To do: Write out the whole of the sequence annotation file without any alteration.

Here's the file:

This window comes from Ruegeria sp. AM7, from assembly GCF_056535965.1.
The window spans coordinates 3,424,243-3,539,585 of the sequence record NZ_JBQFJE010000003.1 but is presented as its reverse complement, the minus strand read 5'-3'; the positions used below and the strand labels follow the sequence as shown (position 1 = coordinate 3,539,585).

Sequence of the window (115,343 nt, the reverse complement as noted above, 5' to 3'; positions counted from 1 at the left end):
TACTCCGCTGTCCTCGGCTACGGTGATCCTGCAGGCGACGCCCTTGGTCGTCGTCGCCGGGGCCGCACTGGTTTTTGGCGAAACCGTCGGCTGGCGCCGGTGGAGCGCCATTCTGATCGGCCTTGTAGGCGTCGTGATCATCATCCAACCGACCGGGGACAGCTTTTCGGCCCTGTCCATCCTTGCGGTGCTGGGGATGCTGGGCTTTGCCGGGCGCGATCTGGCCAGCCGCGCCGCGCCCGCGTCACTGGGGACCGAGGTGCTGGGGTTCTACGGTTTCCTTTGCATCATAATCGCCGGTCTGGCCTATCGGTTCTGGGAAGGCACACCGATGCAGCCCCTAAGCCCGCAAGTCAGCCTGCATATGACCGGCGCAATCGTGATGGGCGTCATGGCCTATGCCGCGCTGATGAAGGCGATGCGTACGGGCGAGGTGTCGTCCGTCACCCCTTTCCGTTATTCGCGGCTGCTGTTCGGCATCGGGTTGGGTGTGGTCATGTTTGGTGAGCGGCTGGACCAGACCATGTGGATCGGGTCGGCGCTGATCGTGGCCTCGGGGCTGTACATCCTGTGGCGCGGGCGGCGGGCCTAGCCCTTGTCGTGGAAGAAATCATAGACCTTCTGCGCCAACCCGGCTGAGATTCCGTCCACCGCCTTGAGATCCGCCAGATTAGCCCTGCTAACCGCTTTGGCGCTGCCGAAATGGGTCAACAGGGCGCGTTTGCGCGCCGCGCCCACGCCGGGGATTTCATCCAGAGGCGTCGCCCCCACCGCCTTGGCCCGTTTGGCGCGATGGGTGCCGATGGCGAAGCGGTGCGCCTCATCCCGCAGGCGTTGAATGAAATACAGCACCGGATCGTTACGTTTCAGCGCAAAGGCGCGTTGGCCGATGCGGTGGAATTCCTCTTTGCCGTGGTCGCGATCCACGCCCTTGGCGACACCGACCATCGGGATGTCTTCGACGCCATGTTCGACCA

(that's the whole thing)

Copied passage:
This window comes from Ruegeria sp. AM7, from assembly GCF_056535965.1.
The window spans coordinates 3,424,243-3,539,585 of the sequence record NZ_JBQFJE010000003.1 but is presented as its reverse complement, the minus strand read 5'-3'; the positions used below and the strand labels follow the sequence as shown (position 1 = coordinate 3,539,585).

Sequence of the window (115,343 nt, the reverse complement as noted above, 5' to 3'; positions counted from 1 at the left end):
TACTCCGCTGTCCTCGGCTACGGTGATCCTGCAGGCGACGCCCTTGGTCGTCGTCGCCGGGGCCGCACTGGTTTTTGGCGAAACCGTCGGCTGGCGCCGGTGGAGCGCCATTCTGATCGGCCTTGTAGGCGTCGTGATCATCATCCAACCGACCGGGGACAGCTTTTCGGCCCTGTCCATCCTTGCGGTGCTGGGGATGCTGGGCTTTGCCGGGCGCGATCTGGCCAGCCGCGCCGCGCCCGCGTCACTGGGGACCGAGGTGCTGGGGTTCTACGGTTTCCTTTGCATCATAATCGCCGGTCTGGCCTATCGGTTCTGGGAAGGCACACCGATGCAGCCCCTAAGCCCGCAAGTCAGCCTGCATATGACCGGCGCAATCGTGATGGGCGTCATGGCCTATGCCGCGCTGATGAAGGCGATGCGTACGGGCGAGGTGTCGTCCGTCACCCCTTTCCGTTATTCGCGGCTGCTGTTCGGCATCGGGTTGGGTGTGGTCATGTTTGGTGAGCGGCTGGACCAGACCATGTGGATCGGGTCGGCGCTGATCGTGGCCTCGGGGCTGTACATCCTGTGGCGCGGGCGGCGGGCCTAGCCCTTGTCGTGGAAGAAATCATAGACCTTCTGCGCCAACCCGGCTGAGATTCCGTCCACCGCCTTGAGATCCGCCAGATTAGCCCTGCTAACCGCTTTGGCGCTGCCGAAATGGGTCAACAGGGCGCGTTTGCGCGCCGCGCCCACGCCGGGGATTTCATCCAGAGGCGTCGCCCCCACCGCCTTGGCCCGTTTGGCGCGATGGGTGCCGATGGCGAAGCGGTGCGCCTCATCCCGCAGGCGTTGAATGAAATACAGCACCGGATCGTTACGTTTCAGCGCAAAGGCGCGTTGGCCGATGCGGTGGAATTCCTCTTTGCCGTGGTCGCGATCCACGCCCTTGGCGACACCGACCATCGGGATGTCTTCGACGCCATGTTCGACCA